Sampling Without Time: Recovering Echoes of Light via Temporal Phase Retrieval

01/27/2017 ∙ by Ayush Bhandari, et al. ∙ MIT 0

This paper considers the problem of sampling and reconstruction of a continuous-time sparse signal without assuming the knowledge of the sampling instants or the sampling rate. This topic has its roots in the problem of recovering multiple echoes of light from its low-pass filtered and auto-correlated, time-domain measurements. Our work is closely related to the topic of sparse phase retrieval and in this context, we discuss the advantage of phase-free measurements. While this problem is ill-posed, cues based on physical constraints allow for its appropriate regularization. We validate our theory with experiments based on customized, optical time-of-flight imaging sensors. What singles out our approach is that our sensing method allows for temporal phase retrieval as opposed to the usual case of spatial phase retrieval. Preliminary experiments and results demonstrate a compelling capability of our phase-retrieval based imaging device.

READ FULL TEXT VIEW PDF
POST COMMENT

Comments

There are no comments yet.

Authors

page 2

page 12

This week in AI

Get the week's most popular data science and artificial intelligence research sent straight to your inbox every Saturday.

I Introduction

During a recent visit to meet a collaborator, the author (who happens to be an avid photographer) saw a stark reflection of a local monument on the window panes of the Harvard science center. This is shown in Fig. 1. This is a common place phenomenon at a macro scale as well as a micro scale (for example microscopy). At the heart of this problem is a fundamental limitation, that is, all of the conventional imaging sensors are agnostic to the time information. Alternatively stated, the image–formation process is insensitive to the potentially distinct times that the photons can spend traveling between their sources and the detector.

To elaborate, consider the Gedankenexperiment version of Fig. 1 described in Fig. 2 (a). Let us assume that a light source is co-located with the imaging sensor (such as a digital camera). The reflection from the semi-reflective sheet (such as a window pane) arrives at the sensor at time while the mannequin is only observable on or after . Here, is the speed of light. While we typically interpret images as a two dimensional, spatial representation of the scene, let us for now, consider the photograph in Fig. 1 along the time-dimension. For the pixel , this time-aware image is shown in Fig. 2 (b). Mathematically, our time-aware image can be written as a –sparse signal (and as a –sparse signal in general),

(1)

where are the constituent image intensities, are the reflection coefficients, is the 2D spatial coordinate, and is the Dirac distribution.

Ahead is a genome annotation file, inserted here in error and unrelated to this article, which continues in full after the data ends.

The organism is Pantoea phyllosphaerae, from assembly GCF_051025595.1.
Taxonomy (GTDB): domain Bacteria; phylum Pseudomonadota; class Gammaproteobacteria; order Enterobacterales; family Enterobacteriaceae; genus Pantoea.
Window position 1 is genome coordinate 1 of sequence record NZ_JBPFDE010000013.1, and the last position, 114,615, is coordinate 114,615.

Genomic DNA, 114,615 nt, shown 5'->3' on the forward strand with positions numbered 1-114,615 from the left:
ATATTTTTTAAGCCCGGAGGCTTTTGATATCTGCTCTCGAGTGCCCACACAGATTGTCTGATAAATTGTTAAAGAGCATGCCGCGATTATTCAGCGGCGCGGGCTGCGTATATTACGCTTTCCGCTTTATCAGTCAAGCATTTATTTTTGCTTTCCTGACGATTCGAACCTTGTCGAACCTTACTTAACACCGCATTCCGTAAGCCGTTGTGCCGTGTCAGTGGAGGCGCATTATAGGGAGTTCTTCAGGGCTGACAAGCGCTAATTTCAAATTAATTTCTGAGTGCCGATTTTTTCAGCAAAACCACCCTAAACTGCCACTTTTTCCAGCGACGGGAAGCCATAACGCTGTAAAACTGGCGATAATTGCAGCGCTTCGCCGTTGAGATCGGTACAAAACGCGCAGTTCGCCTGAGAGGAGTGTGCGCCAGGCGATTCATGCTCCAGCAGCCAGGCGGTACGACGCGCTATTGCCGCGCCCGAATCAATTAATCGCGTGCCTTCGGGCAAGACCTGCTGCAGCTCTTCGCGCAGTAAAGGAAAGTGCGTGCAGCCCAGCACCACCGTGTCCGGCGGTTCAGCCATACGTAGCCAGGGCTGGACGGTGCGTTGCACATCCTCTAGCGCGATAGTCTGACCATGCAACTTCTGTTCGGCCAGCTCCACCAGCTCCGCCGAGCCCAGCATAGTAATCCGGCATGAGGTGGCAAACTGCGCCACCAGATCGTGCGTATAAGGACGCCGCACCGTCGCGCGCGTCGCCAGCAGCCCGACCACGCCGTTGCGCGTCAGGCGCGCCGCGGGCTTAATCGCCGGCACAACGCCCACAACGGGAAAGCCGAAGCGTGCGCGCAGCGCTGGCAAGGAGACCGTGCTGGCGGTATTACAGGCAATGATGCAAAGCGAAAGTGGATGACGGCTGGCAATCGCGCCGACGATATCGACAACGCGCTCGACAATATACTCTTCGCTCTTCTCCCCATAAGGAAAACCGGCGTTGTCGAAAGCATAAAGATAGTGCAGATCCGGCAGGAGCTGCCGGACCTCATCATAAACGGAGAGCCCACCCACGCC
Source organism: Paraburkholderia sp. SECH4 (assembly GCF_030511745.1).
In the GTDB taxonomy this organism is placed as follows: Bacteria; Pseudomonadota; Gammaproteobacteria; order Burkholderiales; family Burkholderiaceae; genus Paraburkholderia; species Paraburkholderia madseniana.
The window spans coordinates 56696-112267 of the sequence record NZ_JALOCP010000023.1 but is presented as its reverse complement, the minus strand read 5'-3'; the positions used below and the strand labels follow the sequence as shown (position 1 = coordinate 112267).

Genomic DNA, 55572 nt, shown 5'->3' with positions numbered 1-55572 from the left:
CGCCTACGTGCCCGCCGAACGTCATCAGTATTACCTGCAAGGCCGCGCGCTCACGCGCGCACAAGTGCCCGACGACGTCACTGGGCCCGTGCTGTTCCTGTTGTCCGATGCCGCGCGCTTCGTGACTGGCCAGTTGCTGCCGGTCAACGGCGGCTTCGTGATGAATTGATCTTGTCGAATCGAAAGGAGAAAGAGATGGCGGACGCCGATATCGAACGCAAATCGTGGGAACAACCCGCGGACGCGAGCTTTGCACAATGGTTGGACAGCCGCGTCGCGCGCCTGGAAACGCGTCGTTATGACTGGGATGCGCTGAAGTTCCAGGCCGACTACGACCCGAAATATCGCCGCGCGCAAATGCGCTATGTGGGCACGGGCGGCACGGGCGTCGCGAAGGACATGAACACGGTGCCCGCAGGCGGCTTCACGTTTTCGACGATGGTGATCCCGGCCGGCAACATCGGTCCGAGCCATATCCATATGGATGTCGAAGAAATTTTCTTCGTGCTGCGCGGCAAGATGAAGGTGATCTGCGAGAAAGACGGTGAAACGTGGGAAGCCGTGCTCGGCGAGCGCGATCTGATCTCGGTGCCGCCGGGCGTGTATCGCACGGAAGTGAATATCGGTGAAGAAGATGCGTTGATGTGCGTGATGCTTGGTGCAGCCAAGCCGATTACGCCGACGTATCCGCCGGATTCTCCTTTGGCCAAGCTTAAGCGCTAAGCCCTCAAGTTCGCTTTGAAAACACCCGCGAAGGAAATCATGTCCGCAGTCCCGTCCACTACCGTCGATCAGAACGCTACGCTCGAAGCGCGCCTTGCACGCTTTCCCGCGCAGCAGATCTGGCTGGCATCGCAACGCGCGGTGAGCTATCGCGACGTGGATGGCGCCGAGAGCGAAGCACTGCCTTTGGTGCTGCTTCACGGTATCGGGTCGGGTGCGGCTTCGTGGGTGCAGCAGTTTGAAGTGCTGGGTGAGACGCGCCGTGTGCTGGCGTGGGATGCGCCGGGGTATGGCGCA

Fig. 1: Reflection from semi-reflective surfaces. The Memorial Church can be seen imprinted on the glass facade of the Harvard University Science Center.

A conventional imaging sensor produces images by marginalizing time information, resulting in the 2D photograph,

(2)

Recovering given , more generally, echoes of light,

(3)

is an ill-posed problem. Each year, a number of papers [3, 4, 5, 6, 7, 8] attempt to address this issue by using regularization and/or measurement-acquisition

diversity based on image statistics, polarization, shift, motion, color, or scene features. Unlike previous works, here, we ask the question: Can we directly estimate

in (1)? In practice, sampling (3) would require exorbitant sampling rates and this is certainly not an option. Also, we are interested in only, as opposed to [9] where is a non-linear argument in (3). As a result, our goal is to recover the intensities of a sparse signal. For this purpose, we explore the idea of sampling without time—a method for sampling a sparse signal which does not assume the knowledge of sampling instants or the sampling rate. In this context, our contributions are twofold:

  1. [leftmargin=40pt,label=]

  2. For the general case of -echoes of light, our work relies on estimating the constituent images from the filtered, auto-correlated, time-resolved measurements. This is the distinguishing feature of our approach and is fundamentally different from methods proposed in literature which are solely based on spatio-angular information (cf. [3, 4, 5, 6, 7, 8] and references therein).

  3. As will be apparent shortly, our work is intimately linked with the problem of (sparse) phase retrieval (cf. [10, 11, 12, 13, 14] and references therein). Our “sampling without time” architecture leads to an interesting measurement system which is based on time-of-flight imaging sensors [1] and suggests that measurements suffice for estimation of echoes of light. To the best of our knowledge, neither such a measurement device nor bounds have been studied in the context of image source separation [3, 4, 5, 6, 7].

Fig. 2: Time-aware imaging. (a) Exemplary setting for imaging through semi-reflective media. (b) Corresponding time-aware image at pixel .

For the sake of simplicity, we will drop the dependence of and on spatial coordinates . This is particularly well suited for our case because we do not rely on any cross-spatial information or priors. Also, scaling factors are assumed to be absorbed in .

Significance of Phase-free or Amplitude-only measurements: It is worth emphasizing that resolving spikes from a superposition of low-pass filtered echoes, is a problem that frequently occurs in many other disciplines. This is a prototype model used in the study of multi-layered or multi-path models. Some examples include seismic imaging [15], time-delay estimation [16], channel estimation [17], optical tomography [18], ultrasound imaging [19], computational imaging [1, 20, 21, 22, 23] and source localization [24]. Almost all of these variations rely on amplitude and phase information or amplitude and time-delay information. However, recording amplitude-only data can be advantageous due to several reasons. Consider a common-place example based on pulse-echo ranging. Let be the emitted pulse. Then, the backscattered signal reads . In this setting, on-chip estimation of phase () or time delay ()[22],